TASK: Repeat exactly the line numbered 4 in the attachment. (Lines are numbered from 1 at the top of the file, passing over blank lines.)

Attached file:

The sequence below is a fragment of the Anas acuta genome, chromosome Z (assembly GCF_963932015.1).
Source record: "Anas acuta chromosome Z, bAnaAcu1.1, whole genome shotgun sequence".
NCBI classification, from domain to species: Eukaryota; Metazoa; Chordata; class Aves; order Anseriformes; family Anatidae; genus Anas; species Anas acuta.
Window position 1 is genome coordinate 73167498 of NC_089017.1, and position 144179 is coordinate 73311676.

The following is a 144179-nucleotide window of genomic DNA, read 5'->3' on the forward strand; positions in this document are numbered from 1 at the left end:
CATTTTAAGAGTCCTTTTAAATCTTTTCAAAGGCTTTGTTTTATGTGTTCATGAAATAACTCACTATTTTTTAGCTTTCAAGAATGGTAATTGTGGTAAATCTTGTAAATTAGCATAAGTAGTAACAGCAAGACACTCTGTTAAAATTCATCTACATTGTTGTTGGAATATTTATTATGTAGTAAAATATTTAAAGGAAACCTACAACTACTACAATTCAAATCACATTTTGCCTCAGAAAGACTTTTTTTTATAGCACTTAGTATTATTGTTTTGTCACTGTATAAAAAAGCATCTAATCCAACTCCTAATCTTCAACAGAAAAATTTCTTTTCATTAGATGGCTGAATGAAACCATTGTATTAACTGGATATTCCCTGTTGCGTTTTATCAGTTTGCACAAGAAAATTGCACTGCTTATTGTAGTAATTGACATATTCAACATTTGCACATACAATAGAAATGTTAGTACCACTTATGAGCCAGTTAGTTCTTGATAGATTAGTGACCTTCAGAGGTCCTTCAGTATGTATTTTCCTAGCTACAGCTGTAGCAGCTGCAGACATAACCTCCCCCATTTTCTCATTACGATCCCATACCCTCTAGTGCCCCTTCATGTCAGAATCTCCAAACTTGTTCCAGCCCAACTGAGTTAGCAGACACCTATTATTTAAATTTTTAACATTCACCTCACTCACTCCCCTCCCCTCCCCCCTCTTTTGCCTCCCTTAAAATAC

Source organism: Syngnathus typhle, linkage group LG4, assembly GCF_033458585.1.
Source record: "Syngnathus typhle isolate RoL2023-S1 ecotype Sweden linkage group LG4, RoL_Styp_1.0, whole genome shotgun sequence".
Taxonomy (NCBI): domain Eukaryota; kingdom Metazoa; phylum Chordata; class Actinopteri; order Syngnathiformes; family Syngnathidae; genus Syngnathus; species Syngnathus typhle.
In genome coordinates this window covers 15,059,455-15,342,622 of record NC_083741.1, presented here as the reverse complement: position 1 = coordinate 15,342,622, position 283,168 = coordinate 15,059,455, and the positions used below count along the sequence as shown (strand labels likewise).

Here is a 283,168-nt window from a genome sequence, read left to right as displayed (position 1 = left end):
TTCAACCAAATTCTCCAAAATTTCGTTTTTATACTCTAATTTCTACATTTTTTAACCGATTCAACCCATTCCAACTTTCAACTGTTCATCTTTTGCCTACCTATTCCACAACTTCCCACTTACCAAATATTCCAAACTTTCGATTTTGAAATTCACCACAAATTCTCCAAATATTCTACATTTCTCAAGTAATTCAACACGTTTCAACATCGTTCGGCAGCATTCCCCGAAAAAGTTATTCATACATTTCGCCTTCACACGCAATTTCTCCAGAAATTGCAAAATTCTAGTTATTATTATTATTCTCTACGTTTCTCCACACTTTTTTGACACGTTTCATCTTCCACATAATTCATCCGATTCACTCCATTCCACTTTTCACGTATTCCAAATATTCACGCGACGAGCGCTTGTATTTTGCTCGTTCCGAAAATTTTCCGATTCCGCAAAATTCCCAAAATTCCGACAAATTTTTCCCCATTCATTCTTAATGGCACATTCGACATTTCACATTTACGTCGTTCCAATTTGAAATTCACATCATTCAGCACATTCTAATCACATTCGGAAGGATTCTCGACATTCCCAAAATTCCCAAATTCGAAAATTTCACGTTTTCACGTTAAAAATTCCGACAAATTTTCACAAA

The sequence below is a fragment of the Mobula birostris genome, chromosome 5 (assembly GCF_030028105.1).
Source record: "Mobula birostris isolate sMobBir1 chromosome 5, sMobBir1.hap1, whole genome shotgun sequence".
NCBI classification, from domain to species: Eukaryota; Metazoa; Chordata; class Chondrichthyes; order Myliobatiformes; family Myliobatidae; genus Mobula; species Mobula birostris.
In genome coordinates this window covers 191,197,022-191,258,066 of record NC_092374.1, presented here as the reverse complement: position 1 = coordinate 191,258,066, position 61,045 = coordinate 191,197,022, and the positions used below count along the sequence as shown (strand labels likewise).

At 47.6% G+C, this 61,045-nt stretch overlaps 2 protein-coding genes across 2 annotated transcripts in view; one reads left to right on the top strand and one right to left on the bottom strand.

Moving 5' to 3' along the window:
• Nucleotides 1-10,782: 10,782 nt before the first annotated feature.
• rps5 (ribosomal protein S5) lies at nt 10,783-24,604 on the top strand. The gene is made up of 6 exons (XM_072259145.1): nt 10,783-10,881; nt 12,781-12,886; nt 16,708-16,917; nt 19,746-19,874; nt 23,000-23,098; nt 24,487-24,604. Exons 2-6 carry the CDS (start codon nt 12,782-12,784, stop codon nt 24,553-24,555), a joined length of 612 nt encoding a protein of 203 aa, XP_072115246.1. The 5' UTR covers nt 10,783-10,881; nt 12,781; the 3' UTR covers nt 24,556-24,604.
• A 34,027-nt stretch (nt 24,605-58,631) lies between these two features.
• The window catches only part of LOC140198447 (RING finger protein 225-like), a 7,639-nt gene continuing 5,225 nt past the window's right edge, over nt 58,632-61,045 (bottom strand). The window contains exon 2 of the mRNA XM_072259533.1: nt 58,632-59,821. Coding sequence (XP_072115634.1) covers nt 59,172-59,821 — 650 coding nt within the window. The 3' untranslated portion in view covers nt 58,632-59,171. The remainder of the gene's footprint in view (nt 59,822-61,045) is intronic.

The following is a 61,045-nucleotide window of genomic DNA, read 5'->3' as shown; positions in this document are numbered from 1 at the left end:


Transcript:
Window position 1 is genome coordinate 73167498 of NC_089017.1, and position 144179 is coordinate 73311676.